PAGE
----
If that kind of limit sounds tough, it's because TV use mimics certain aspects of chemical dependence, according to Robert Kubey, director of Rutgers University's Center for Media Studies, and psychologist Mihaly Csikszentmihalyi. In "Television Addiction Is No Mere Metaphor," an article in the February 2002 issue of Scientific American, they compare TV use to drug abuse.

Unlike listening to a radio or reading, TV exploits an innate human attraction to sudden movement in order to hold our attention, Kubey and Csikszentmihalyi wrote. Humans are predisposed to watch nearby moving objects, and the flashing images on TV trigger that response.

The attention given a TV set is attention taken away from other activities. TV is mostly to blame for the 25 percent decline in voting in national elections since the 1960s, according to Bowling Alone: The Collapse and Revival of American Community, by Harvard University Professor Robert D. Putnam. He also blames TV for a decline of 25 to 50 percent in participation in civic clubs, unions and Boy Scouts and Girl Scouts.

Even the NAB admits that aimless channel surfing is not a good idea.

"People need to think of television programs as investments of their time," according to the NAB's "TV Viewing & Kids."

A new kind of screen art
TV is no longer a household-only device. Restaurants, airlines, minivans and even schools have TV sets. Eight million school children across the country watch 12 minutes of Channel One each day. The network offers free video equipment in exchange for captive audiences for its news and entertainment programming, which includes two minutes of commercials.

Some Cincinnatians — such as Jacks, an architecture professor at Miami University, and his wife, Shaffer, director of the American Studies Program at Miami — are fed up with TV entirely.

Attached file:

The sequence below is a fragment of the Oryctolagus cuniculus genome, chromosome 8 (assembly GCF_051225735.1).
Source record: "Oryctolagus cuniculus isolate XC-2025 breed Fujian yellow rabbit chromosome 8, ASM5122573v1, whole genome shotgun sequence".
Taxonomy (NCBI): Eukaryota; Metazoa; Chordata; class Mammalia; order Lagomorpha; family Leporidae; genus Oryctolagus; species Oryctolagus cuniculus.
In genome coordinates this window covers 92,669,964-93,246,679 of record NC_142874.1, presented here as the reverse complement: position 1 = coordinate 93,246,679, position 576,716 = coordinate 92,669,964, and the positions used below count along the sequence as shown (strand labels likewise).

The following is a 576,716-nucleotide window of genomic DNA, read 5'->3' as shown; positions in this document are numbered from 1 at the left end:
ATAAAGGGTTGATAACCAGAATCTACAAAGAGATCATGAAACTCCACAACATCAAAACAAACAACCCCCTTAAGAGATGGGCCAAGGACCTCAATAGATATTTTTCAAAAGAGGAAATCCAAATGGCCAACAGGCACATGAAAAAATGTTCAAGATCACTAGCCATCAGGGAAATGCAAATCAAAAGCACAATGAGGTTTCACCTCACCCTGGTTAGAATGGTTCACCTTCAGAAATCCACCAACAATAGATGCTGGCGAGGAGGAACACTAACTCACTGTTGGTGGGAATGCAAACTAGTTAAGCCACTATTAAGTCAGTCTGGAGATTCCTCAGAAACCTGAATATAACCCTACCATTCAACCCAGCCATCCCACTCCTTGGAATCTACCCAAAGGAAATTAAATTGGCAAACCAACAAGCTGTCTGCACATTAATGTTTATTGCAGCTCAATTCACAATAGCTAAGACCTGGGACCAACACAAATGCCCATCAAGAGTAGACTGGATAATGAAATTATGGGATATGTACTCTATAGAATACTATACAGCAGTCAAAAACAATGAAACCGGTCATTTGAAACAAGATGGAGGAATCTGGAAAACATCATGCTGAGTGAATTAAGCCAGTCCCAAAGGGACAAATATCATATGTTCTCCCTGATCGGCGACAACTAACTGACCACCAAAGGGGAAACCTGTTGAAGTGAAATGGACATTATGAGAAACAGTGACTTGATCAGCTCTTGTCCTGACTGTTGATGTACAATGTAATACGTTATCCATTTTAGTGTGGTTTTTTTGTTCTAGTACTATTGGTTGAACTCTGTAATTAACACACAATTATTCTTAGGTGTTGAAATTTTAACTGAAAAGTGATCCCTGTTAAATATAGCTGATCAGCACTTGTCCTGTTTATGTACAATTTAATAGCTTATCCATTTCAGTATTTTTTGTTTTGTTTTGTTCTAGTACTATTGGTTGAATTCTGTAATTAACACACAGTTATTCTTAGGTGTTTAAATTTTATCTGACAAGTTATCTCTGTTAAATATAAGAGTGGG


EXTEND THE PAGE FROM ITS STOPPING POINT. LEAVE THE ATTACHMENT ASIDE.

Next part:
Jacks keeps up with news through National Public Radio and the British Broadcasting Corporation. The couple's children — a 4-year-old daughter and 1-year-old son — sometimes watch films at relatives' homes.

Instead of watching TV at home, the family cooks and eats meals together. Their daughter builds forts from blankets and chairs. She also draws a lot. The nights end with baths and stories, according to Jacks.

"There's never a shortage of entertainment," he says.

Surprisingly, he doesn't think much of events such as TV Turnoff Week.

"It's not something I particularly want to carry as a political agenda," he says.

Parents shouldn't need a promotional week to realize TV isn't in their children's best interests, Jacks says.

Lyn Barton, a teacher at the Cincinnati Waldorf School in Winton Place, is organizing alternatives to TV. Her 11-year-old daughter has never watched TV.

"What TV does is separate you from the real world in many senses," Barton says.

The Cinergy Children's Museum at the Cincinnati Museum Center is helping kids create artwork to cover TV screens.

"There's just a mountain of evidence that makes clear our TV habit ... really has negative impacts for our families, our education, our health and just a variety of things," Vespe says.



For more information, visit the TV Turnoff Network at www.tvturnoff.org, the National Association of Broadcasters at www.nab.org, the Adbusters Media Foundation at www.adbusters.org and White Dot — an international campaign against TV — at www.whitedot.org.